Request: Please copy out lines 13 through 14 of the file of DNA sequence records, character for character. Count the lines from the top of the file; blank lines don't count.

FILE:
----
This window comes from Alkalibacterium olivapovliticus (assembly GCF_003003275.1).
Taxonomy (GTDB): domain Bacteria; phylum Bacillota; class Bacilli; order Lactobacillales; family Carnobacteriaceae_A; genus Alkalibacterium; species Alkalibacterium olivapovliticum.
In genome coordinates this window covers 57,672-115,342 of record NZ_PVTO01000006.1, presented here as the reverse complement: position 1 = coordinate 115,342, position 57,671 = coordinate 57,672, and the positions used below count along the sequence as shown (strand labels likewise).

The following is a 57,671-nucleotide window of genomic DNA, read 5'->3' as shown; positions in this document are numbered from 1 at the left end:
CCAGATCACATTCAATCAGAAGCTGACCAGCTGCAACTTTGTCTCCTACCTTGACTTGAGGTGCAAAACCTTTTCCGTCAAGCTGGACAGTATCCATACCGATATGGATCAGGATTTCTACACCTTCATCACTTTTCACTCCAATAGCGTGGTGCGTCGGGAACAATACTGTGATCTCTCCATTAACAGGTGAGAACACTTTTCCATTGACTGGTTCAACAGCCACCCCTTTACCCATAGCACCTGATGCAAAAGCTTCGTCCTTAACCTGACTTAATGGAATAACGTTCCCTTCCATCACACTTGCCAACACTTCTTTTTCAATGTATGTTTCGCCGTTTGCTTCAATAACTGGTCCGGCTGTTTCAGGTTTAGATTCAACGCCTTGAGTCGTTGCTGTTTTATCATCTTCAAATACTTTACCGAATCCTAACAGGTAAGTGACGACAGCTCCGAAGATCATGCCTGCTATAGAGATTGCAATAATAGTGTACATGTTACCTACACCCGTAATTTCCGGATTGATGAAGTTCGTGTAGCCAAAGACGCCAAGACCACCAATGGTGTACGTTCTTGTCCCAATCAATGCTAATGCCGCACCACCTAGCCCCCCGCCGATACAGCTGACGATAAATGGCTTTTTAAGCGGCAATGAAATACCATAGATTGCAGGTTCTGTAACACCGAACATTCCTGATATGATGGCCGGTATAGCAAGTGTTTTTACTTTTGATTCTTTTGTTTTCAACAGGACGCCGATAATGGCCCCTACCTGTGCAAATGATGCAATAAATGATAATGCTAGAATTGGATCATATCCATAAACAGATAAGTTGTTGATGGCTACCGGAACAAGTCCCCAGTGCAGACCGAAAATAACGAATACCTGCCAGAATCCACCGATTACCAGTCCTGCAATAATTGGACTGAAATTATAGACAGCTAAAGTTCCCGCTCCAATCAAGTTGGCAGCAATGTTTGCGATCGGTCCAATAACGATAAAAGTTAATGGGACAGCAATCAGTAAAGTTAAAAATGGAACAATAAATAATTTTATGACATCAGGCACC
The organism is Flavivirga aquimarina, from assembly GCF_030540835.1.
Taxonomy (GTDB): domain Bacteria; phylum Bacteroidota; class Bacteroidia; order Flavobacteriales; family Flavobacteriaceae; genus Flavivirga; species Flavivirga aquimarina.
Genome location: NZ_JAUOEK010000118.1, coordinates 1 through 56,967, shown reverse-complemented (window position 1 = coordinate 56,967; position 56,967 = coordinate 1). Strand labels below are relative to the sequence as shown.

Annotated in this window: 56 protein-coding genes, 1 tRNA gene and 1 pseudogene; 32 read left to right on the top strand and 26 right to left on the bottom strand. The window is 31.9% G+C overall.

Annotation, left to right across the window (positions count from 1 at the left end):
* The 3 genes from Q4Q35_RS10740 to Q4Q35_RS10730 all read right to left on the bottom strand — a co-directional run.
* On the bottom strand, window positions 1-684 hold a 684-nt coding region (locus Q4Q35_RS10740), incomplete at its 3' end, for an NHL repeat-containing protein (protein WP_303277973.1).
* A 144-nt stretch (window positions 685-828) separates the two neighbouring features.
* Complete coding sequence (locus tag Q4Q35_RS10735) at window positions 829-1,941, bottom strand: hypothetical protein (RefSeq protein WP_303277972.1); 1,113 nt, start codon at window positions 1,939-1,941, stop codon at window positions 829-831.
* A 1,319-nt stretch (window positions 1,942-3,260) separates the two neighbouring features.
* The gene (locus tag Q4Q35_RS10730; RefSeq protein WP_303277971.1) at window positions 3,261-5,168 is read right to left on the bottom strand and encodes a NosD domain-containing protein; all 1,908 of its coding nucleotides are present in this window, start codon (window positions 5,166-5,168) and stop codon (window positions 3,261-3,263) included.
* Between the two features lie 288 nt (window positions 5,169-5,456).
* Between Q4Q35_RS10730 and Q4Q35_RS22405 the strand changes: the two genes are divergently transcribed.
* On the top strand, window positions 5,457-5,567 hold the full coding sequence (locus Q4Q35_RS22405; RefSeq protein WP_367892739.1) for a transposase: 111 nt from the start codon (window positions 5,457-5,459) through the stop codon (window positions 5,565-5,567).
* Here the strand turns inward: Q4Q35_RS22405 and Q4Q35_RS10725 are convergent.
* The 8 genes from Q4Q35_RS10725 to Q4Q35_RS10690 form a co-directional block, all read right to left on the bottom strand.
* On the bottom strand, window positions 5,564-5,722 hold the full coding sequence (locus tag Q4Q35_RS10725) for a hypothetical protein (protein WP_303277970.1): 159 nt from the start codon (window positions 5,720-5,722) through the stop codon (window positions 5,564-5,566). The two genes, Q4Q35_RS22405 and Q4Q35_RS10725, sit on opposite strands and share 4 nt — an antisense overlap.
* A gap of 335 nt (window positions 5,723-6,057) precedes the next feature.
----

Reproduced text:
* A 144-nt stretch (window positions 685-828) separates the two neighbouring features.
* Complete coding sequence (locus tag Q4Q35_RS10735) at window positions 829-1,941, bottom strand: hypothetical protein (RefSeq protein WP_303277972.1); 1,113 nt, start codon at window positions 1,939-1,941, stop codon at window positions 829-831.